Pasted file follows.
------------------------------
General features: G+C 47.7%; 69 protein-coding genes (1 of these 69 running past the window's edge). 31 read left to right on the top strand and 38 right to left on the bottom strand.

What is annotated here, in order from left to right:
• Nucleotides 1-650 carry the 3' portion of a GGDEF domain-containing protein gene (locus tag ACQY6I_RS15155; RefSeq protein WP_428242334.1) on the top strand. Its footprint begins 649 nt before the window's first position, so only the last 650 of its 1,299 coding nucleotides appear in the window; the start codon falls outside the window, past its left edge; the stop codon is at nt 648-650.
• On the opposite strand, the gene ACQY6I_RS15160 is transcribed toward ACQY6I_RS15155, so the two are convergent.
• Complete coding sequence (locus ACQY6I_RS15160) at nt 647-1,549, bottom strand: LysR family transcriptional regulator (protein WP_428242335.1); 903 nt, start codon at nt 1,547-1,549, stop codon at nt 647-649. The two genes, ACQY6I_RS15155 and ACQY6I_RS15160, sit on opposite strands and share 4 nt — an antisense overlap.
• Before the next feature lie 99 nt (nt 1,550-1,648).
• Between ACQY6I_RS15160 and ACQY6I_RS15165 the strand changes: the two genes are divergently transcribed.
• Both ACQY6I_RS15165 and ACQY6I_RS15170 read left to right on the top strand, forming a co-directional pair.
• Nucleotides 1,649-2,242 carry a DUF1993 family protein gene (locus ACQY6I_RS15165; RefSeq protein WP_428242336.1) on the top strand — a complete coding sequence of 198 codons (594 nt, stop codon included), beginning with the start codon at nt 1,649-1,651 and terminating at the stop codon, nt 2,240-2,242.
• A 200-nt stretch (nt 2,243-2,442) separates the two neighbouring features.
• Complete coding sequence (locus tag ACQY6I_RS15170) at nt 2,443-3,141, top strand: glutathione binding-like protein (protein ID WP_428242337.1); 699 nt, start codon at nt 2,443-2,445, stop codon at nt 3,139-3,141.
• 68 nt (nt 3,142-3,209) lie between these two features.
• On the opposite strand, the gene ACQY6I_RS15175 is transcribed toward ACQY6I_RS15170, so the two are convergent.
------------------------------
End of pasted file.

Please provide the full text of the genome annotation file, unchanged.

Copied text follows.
General features: G+C 47.7%; 69 protein-coding genes (1 of these 69 running past the window's edge). 31 read left to right on the top strand and 38 right to left on the bottom strand.

What is annotated here, in order from left to right:
• Nucleotides 1-650 carry the 3' portion of a GGDEF domain-containing protein gene (locus tag ACQY6I_RS15155; RefSeq protein WP_428242334.1) on the top strand. Its footprint begins 649 nt before the window's first position, so only the last 650 of its 1,299 coding nucleotides appear in the window; the start codon falls outside the window, past its left edge; the stop codon is at nt 648-650.
• On the opposite strand, the gene ACQY6I_RS15160 is transcribed toward ACQY6I_RS15155, so the two are convergent.
• Complete coding sequence (locus ACQY6I_RS15160) at nt 647-1,549, bottom strand: LysR family transcriptional regulator (protein WP_428242335.1); 903 nt, start codon at nt 1,547-1,549, stop codon at nt 647-649. The two genes, ACQY6I_RS15155 and ACQY6I_RS15160, sit on opposite strands and share 4 nt — an antisense overlap.
• Before the next feature lie 99 nt (nt 1,550-1,648).
• Between ACQY6I_RS15160 and ACQY6I_RS15165 the strand changes: the two genes are divergently transcribed.
• Both ACQY6I_RS15165 and ACQY6I_RS15170 read left to right on the top strand, forming a co-directional pair.
• Nucleotides 1,649-2,242 carry a DUF1993 family protein gene (locus ACQY6I_RS15165; RefSeq protein WP_428242336.1) on the top strand — a complete coding sequence of 198 codons (594 nt, stop codon included), beginning with the start codon at nt 1,649-1,651 and terminating at the stop codon, nt 2,240-2,242.
• A 200-nt stretch (nt 2,243-2,442) separates the two neighbouring features.
• Complete coding sequence (locus tag ACQY6I_RS15170) at nt 2,443-3,141, top strand: glutathione binding-like protein (protein ID WP_428242337.1); 699 nt, start codon at nt 2,443-2,445, stop codon at nt 3,139-3,141.
• 68 nt (nt 3,142-3,209) lie between these two features.
• On the opposite strand, the gene ACQY6I_RS15175 is transcribed toward ACQY6I_RS15170, so the two are convergent.